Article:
Worldwide mobile application store revenue, meanwhioe, is projected to surpass $15.1 billion in 2011, both from end users buying applications and applications themselves generating advertising revenue for their developers. This is a 190 percent increase from 2010 revenue of $5.2 billion.

"Many are wondering if the app frenzy we have been witnessing is just a fashion, and, like many others, it shall pass. We do not think so," said Stephanie Baghdassarian, research director at Gartner. "We strongly believe there is a sizable opportunity for application stores in the future. However, applications will have to grow up and deliver a superior experience to the one that a Web-based app will be able to deliver. Native apps will survive the Web enhancements only when they will provide a more-personal and richer experience to the ‘vanilla’ experience that a Web-based app will deliver."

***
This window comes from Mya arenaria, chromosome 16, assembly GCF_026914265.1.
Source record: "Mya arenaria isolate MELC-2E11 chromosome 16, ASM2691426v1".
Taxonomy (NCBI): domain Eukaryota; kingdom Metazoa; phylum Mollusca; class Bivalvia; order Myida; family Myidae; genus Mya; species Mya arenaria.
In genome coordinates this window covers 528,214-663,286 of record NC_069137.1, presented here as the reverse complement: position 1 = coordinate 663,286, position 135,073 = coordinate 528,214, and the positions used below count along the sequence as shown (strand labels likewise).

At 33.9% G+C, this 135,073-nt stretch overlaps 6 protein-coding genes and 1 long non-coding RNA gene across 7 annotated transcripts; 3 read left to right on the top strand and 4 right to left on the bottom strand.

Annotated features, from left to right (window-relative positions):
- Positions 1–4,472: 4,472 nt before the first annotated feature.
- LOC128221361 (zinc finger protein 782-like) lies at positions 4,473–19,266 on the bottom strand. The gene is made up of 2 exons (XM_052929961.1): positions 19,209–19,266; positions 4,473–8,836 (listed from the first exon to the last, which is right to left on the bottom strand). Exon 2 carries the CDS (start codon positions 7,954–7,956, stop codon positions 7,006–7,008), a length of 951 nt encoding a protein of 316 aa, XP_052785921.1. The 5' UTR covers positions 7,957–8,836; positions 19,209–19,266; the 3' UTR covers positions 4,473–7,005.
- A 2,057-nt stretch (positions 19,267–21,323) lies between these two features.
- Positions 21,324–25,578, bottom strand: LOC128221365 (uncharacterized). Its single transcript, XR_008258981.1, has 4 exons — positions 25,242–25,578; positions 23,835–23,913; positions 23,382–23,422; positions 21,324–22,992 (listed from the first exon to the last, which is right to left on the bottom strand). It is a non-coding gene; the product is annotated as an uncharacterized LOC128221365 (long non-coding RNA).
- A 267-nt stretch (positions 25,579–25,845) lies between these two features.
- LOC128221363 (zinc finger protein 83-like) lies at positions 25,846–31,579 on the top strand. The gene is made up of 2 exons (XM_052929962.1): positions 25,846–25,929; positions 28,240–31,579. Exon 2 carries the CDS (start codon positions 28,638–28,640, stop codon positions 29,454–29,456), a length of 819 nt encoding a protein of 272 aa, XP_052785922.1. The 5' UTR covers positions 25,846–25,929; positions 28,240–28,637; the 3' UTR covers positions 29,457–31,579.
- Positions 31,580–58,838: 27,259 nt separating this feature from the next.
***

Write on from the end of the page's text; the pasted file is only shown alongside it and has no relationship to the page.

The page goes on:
Gartner analysts said the hype around application stores in 2009 continued through 2010 with alternative offerings to the Apple App Store gaining some traction. Android Market, Nokia's Ovi Store, Research In Motion's (RIM's) App World, Microsoft Marketplace and Samsung Apps are the key competitors that saw the number of application downloads grow in 2010.

Free downloads are forecast to account for 81 percent of total mobile application store downloads in 2011. This percentage has been decreasing since the first launches in 2008, and Gartner estimates free downloads will continue to decrease in 2011, but it will increase again from 2012 through 2014. Users will begin paying for more applications as they perceive values in the concept of mobile applications, and they become more trustful of billing mechanisms.